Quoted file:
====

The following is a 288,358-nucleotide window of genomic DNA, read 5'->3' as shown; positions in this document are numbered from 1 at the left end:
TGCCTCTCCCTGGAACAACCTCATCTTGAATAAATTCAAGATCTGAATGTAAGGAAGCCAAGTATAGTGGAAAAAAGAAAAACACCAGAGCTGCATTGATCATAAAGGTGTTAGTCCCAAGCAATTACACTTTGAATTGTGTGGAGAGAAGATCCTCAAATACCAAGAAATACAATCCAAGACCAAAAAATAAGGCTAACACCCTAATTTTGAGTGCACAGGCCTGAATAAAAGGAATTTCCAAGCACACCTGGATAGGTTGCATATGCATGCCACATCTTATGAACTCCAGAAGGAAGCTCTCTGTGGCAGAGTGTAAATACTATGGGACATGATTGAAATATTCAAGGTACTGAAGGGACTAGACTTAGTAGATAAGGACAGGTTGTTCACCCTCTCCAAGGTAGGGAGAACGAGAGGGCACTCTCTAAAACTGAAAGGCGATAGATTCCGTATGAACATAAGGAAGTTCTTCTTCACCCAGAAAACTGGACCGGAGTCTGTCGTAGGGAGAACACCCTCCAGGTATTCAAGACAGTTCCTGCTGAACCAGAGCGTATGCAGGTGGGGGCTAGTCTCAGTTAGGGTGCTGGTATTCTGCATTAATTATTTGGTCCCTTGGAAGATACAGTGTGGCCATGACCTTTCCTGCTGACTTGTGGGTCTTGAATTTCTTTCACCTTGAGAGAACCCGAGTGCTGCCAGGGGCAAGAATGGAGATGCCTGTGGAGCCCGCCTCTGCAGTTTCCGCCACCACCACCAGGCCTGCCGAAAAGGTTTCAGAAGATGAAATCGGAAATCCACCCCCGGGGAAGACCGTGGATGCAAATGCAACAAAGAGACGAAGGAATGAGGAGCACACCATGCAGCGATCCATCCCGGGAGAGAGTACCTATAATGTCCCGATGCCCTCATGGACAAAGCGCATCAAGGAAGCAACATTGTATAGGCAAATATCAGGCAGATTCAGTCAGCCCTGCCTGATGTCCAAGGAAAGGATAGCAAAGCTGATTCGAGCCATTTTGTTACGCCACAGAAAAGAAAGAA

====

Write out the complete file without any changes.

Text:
The following is a 288,358-nucleotide window of genomic DNA, read 5'->3' as shown; positions in this document are numbered from 1 at the left end:
TGCCTCTCCCTGGAACAACCTCATCTTGAATAAATTCAAGATCTGAATGTAAGGAAGCCAAGTATAGTGGAAAAAAGAAAAACACCAGAGCTGCATTGATCATAAAGGTGTTAGTCCCAAGCAATTACACTTTGAATTGTGTGGAGAGAAGATCCTCAAATACCAAGAAATACAATCCAAGACCAAAAAATAAGGCTAACACCCTAATTTTGAGTGCACAGGCCTGAATAAAAGGAATTTCCAAGCACACCTGGATAGGTTGCATATGCATGCCACATCTTATGAACTCCAGAAGGAAGCTCTCTGTGGCAGAGTGTAAATACTATGGGACATGATTGAAATATTCAAGGTACTGAAGGGACTAGACTTAGTAGATAAGGACAGGTTGTTCACCCTCTCCAAGGTAGGGAGAACGAGAGGGCACTCTCTAAAACTGAAAGGCGATAGATTCCGTATGAACATAAGGAAGTTCTTCTTCACCCAGAAAACTGGACCGGAGTCTGTCGTAGGGAGAACACCCTCCAGGTATTCAAGACAGTTCCTGCTGAACCAGAGCGTATGCAGGTGGGGGCTAGTCTCAGTTAGGGTGCTGGTATTCTGCATTAATTATTTGGTCCCTTGGAAGATACAGTGTGGCCATGACCTTTCCTGCTGACTTGTGGGTCTTGAATTTCTTTCACCTTGAGAGAACCCGAGTGCTGCCAGGGGCAAGAATGGAGATGCCTGTGGAGCCCGCCTCTGCAGTTTCCGCCACCACCACCAGGCCTGCCGAAAAGGTTTCAGAAGATGAAATCGGAAATCCACCCCCGGGGAAGACCGTGGATGCAAATGCAACAAAGAGACGAAGGAATGAGGAGCACACCATGCAGCGATCCATCCCGGGAGAGAGTACCTATAATGTCCCGATGCCCTCATGGACAAAGCGCATCAAGGAAGCAACATTGTATAGGCAAATATCAGGCAGATTCAGTCAGCCCTGCCTGATGTCCAAGGAAAGGATAGCAAAGCTGATTCGAGCCATTTTGTTACGCCACAGAAAAGAAAGAA